Revisiting: DNTEL – Life Is Full Of Possibilities

Inspired by relistening to a random Stars album, I’m continuing visiting albums that are beloved to me that I haven’t listen to in years. You know, life gets in the way, they older you get, the busier you get, and trying to keep up with new music. Now I’m quarantined and have a lot more time on my hands, I’ve got chance to go back in time a lil bit and see how these albums hold up. This week, I’m going back to the Postal Service creator, the indietronica catalyst, the glitch innovator, the debut album from Jimmy Tamborello, aka DNTEL, Life Is Full Of Responsibilities.

Possibilities’ is the bearer of many ridiculous sub-genre names that just don’t make any sense. IDM, Intellectual Dance Music, really? That’s literally so insulting to many great EDM artists, and is basically saying that electronic dance music is for dummies. Folktronica, what even is that? A mix of folk and electronica? Show me the folk music on this album. Just because there are singers that don’t use vocal coaches doesn’t mean it’s folk, alright. Or is it another preposterous way of saying this music is above everybody else, by saying it’s more honest. These seriously stupid sub-genres give the impression that this music is above other music, which isn’t true.

Having said that… Life Is Full Of Possibilities is much better than most music. It’s therapeutic, it’s relaxing, it has feeling and instils emotion in to listeners. The lyrics, the delivery, the slow grooves, the exclusive choices of guest features; it all congeals in to this, well, I could go in to some extremely hyperbolic metaphor about how it makes me feel, but the point is, it’s just beautiful.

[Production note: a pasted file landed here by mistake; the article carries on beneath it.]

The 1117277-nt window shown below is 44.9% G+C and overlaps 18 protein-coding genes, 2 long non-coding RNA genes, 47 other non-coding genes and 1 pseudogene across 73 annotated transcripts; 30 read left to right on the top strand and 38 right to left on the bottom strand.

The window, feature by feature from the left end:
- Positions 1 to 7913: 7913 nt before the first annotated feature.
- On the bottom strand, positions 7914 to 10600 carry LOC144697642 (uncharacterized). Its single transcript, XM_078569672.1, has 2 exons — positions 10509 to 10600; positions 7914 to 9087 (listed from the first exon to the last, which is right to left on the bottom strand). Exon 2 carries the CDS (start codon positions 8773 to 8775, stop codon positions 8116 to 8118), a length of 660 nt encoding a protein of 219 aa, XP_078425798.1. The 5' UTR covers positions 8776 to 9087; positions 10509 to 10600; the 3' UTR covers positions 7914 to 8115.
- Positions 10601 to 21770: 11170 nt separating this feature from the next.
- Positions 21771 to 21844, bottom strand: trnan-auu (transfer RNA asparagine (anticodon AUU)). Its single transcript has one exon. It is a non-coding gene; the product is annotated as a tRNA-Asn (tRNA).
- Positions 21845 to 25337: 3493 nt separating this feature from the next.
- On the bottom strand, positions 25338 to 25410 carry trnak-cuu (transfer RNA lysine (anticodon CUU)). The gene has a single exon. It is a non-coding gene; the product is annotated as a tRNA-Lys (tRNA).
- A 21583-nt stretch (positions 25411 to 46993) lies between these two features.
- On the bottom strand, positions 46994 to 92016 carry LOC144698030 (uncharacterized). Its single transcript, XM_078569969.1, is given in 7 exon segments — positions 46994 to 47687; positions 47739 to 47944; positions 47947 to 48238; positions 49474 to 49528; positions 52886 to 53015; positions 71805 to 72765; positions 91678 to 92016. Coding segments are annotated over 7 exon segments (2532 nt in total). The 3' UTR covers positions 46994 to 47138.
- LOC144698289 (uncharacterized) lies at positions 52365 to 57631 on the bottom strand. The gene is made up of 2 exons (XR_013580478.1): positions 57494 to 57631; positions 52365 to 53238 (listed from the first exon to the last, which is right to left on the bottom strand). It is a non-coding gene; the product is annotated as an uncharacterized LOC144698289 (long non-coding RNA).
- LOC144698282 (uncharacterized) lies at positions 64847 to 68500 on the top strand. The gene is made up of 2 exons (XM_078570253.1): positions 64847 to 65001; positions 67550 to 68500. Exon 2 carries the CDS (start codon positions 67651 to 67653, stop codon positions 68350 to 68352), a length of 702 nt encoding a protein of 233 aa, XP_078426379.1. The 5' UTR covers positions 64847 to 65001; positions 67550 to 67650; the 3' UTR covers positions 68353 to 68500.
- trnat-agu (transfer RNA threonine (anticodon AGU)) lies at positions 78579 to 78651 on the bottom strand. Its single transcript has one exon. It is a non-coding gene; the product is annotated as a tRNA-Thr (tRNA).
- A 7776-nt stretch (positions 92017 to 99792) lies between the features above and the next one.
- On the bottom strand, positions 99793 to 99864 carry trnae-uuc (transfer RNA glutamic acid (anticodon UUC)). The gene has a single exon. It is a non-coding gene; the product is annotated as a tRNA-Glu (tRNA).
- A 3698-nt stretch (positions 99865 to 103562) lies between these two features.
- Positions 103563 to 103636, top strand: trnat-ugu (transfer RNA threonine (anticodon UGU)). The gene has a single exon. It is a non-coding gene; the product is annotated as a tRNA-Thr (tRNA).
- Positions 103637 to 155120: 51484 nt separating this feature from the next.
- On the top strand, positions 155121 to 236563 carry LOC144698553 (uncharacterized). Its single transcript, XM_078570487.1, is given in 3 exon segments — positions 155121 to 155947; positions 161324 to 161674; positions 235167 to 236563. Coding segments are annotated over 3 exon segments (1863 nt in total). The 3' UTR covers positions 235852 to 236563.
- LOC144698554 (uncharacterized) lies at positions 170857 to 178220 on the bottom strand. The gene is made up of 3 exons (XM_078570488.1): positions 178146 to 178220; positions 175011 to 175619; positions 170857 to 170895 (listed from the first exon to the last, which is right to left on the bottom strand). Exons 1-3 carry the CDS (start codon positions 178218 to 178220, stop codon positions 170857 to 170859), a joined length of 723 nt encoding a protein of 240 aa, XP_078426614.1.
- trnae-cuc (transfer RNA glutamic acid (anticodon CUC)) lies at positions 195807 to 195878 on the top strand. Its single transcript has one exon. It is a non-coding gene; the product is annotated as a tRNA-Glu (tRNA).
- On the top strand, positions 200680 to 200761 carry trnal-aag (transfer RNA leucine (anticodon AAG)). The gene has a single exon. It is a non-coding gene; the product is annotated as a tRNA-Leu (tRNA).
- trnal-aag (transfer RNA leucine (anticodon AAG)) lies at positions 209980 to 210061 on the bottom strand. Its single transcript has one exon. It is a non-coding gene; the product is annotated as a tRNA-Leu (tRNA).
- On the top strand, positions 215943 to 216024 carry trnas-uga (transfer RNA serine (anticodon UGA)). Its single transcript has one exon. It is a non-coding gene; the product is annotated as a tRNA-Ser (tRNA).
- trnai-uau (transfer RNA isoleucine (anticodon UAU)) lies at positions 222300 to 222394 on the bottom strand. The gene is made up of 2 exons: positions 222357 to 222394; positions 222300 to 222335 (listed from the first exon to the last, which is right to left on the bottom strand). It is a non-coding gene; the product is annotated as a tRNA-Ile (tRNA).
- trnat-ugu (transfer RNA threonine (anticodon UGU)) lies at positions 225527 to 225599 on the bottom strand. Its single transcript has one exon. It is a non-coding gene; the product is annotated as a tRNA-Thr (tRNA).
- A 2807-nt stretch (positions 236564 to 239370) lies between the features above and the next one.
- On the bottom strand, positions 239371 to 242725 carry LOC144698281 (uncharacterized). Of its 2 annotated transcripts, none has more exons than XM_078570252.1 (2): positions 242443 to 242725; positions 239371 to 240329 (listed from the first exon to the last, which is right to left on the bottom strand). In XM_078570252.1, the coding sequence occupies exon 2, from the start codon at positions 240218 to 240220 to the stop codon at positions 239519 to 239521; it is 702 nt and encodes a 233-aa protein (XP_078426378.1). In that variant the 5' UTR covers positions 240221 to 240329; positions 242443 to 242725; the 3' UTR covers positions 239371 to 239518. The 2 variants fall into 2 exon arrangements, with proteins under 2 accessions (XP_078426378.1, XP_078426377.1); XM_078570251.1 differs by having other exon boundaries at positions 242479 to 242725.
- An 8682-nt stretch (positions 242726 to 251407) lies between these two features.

Not only is the record beautiful, but it’s historic too. Life Is Full Of Posibilities low-key started a musical movement. I’m sure you are. More likely to have heard of The Postal Service than DNTEL. The Postal Service is the duo made up of Death Cab For Cutie’s Ben Gibbard and DNTEL’s own Jimmy Tamborello, which continued their collaboration after the incredibly successful ‘Possibilities’ single, “This is the Dream of Evan and Chan,” which is the defining song of indietronica and it never got better after that. Though The Postal Service’s depressingly optimistic indie-pop did come close.

The music on ‘Possibilites’ is much different to the Postal Service. Very rarely is this record dance-y. It’s barely even rhythmic. It’s just electronic experiments and more than anything, to me, it’s ambient. It’s music to soundtrack a rainy day, and nothing says that more than the opener, “Umbrella,” a chopped up, mopey introduction that details the vibe to the listener immediately.

Life Is Full Of Possibilities is a positive title for such a characteristically depressive album that instils fear of the future in to the listener, which brings me to the lyrics. There aren’t many of them, just repeated mantras, and those mantras really sink in. Those few repeated words make you think 10,000 more words. They just linger. The great thing is that people can interpret them in so many different ways. For me, the record is clearly about depression, not just about being depressed, but battling depression and trying to overcome it. And the way the lyrics are delivered are so sweet and soothing.

In DNTEL’s 2nd album, Dumb Luck, guest features from celebrated indie artists became DNTEL’ s little trick. The music served the features, but the reason Life Is full Of Possibilities remains as great to this day is that the guests are there to almost serve the music. There aren’t even that many features on ‘Possibilities;’ four of the ten tracks feature guest spots, albeit brief guest spots. They are used like instruments. The record must have done wonders for those guests too, as Possibilities introduced me to some wonderful independent artists such as Mia Doi Todd, Meredith Figurine, and Rachel Haden.

Life Is Full Of Possibilities still holds up, and it always will hold up if the listener isn’t a complete emotionless monster. It sounds weird, but Tamborello even manages to make static sound blissful on the record, and that’s part of the magic of it, finding beauty in sounds you never thought you could. DNTEL’s debut isn’t something to spin all the time, it isn’t full of bangers or tracks you can sing along to, but when you’re in the right mindset, it’s a completely therapeutic experience.

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